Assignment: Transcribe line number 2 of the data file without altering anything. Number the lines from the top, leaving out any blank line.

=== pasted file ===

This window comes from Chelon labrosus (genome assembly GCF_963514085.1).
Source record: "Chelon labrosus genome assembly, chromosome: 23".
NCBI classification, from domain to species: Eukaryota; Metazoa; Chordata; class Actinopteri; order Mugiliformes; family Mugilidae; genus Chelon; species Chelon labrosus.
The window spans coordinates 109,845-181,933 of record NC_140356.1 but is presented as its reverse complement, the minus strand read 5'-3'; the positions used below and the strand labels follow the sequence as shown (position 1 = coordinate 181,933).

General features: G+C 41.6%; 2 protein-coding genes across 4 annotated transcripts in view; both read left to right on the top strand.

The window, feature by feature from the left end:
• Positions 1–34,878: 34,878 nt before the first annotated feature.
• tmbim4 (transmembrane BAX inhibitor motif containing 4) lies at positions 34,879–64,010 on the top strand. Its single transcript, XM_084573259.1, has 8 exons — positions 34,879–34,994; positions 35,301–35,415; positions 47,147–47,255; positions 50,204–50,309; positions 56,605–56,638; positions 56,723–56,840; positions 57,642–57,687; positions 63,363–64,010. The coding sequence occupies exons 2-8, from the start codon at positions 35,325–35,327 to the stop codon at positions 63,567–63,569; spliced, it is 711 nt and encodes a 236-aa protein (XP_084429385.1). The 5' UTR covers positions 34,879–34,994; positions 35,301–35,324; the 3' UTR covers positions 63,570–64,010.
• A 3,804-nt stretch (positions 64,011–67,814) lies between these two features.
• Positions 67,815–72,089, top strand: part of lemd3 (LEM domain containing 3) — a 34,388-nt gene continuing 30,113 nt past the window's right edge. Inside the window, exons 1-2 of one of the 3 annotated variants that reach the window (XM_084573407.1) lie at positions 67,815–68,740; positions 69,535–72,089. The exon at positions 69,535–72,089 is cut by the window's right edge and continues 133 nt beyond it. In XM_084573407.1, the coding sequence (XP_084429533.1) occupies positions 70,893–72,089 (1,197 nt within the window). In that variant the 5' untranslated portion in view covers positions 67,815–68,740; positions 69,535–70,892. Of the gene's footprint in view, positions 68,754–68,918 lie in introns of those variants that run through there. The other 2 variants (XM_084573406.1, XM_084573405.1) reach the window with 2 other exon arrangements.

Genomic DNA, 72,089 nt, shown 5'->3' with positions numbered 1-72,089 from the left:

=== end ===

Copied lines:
Source record: "Chelon labrosus genome assembly, chromosome: 23".